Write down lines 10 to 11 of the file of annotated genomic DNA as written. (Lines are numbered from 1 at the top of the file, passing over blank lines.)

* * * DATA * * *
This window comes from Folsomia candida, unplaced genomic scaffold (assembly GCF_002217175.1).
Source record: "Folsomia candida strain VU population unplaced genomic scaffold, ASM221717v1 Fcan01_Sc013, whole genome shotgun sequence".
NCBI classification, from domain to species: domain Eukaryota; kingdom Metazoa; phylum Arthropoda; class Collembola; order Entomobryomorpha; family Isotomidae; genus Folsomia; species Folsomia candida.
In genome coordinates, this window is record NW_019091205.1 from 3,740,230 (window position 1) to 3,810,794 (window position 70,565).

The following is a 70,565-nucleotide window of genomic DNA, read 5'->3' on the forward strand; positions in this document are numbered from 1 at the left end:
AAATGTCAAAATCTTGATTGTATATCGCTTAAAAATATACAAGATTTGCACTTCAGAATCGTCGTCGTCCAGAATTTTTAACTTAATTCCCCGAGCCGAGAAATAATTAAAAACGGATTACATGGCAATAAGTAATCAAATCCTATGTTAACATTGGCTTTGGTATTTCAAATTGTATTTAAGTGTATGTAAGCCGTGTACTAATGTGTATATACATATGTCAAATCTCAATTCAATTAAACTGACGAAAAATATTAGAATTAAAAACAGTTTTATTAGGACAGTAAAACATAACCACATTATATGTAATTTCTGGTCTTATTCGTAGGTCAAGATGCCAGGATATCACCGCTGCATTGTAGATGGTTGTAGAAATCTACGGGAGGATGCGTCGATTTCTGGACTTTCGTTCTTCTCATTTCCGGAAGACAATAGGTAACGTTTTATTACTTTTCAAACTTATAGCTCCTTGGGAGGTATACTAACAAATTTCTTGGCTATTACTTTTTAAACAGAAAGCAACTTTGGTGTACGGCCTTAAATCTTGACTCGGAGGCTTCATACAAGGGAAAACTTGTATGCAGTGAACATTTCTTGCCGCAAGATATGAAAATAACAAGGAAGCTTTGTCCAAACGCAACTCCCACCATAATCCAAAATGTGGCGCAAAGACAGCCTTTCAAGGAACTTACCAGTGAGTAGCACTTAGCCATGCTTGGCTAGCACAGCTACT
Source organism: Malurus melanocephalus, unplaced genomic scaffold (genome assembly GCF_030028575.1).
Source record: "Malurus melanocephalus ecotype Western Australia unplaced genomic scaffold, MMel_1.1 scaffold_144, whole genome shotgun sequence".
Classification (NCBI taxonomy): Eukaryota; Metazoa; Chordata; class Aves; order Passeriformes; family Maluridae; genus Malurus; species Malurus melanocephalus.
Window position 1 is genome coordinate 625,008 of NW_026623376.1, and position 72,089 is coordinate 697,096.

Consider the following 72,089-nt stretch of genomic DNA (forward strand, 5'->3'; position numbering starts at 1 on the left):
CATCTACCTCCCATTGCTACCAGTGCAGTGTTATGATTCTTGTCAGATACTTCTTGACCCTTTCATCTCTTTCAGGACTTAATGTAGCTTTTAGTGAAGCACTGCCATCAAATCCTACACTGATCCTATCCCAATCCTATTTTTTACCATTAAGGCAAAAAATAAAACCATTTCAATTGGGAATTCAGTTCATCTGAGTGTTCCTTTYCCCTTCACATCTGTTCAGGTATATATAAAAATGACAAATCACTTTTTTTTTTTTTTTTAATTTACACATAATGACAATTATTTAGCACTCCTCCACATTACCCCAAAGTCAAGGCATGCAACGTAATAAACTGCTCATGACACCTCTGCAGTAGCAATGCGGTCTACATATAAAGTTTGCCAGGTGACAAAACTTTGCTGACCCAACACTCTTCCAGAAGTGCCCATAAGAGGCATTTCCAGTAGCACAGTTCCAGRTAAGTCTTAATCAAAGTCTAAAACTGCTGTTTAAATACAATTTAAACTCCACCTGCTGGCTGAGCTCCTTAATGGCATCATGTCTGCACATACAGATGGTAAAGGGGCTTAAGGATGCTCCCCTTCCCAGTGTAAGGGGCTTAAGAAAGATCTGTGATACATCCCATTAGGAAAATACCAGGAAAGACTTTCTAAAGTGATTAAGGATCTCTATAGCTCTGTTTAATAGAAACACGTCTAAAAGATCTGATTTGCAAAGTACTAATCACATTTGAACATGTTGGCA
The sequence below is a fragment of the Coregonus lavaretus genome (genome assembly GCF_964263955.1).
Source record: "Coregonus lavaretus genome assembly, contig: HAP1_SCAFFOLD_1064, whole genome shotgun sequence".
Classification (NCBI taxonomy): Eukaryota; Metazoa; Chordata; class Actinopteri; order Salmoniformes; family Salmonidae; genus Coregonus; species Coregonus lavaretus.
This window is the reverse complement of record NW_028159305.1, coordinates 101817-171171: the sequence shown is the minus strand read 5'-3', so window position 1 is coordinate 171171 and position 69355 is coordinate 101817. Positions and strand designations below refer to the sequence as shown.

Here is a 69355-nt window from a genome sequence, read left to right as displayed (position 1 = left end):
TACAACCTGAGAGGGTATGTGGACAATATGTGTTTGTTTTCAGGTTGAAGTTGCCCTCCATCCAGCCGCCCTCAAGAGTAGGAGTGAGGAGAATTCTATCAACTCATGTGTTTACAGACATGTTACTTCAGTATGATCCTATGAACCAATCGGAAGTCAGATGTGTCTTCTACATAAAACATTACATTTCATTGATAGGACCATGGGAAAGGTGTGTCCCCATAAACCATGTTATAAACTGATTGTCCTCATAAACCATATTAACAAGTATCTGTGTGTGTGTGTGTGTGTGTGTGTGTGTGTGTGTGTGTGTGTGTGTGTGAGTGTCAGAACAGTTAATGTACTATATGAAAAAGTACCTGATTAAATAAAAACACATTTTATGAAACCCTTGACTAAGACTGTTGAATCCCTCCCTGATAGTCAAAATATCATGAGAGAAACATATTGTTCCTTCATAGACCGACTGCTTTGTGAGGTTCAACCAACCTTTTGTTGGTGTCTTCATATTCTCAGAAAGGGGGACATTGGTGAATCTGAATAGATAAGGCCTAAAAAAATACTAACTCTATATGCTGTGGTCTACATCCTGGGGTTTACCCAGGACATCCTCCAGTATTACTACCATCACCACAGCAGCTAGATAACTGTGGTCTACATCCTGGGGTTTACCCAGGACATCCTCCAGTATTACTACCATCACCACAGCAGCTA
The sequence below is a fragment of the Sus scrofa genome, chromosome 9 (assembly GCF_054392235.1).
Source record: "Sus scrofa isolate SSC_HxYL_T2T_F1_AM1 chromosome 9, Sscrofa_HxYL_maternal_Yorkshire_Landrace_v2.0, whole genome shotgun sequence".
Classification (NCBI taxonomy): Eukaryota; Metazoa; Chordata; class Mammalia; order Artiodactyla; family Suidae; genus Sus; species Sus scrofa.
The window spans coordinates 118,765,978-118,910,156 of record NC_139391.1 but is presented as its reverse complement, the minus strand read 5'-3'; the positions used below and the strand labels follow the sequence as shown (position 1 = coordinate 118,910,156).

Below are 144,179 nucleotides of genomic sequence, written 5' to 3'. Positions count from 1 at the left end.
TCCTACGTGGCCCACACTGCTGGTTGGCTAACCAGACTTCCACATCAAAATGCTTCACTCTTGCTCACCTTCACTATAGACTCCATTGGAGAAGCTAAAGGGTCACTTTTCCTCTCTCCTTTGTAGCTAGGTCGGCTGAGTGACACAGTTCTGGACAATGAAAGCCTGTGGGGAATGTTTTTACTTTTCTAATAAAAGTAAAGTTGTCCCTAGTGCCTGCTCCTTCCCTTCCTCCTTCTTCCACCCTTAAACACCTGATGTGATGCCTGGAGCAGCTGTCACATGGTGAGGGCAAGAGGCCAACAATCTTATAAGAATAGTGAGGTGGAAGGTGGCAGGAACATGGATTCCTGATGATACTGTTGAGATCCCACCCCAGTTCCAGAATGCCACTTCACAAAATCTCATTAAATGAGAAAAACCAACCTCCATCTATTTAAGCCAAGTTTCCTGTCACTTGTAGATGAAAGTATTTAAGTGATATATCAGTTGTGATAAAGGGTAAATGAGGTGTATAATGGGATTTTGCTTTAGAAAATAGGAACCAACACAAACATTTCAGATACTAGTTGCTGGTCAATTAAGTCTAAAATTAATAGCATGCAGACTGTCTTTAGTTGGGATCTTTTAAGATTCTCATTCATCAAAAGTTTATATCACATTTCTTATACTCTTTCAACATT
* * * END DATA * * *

Window position 1 is genome coordinate 625,008 of NW_026623376.1, and position 72,089 is coordinate 697,096.

Consider the following 72,089-nt stretch of genomic DNA (forward strand, 5'->3'; position numbering starts at 1 on the left):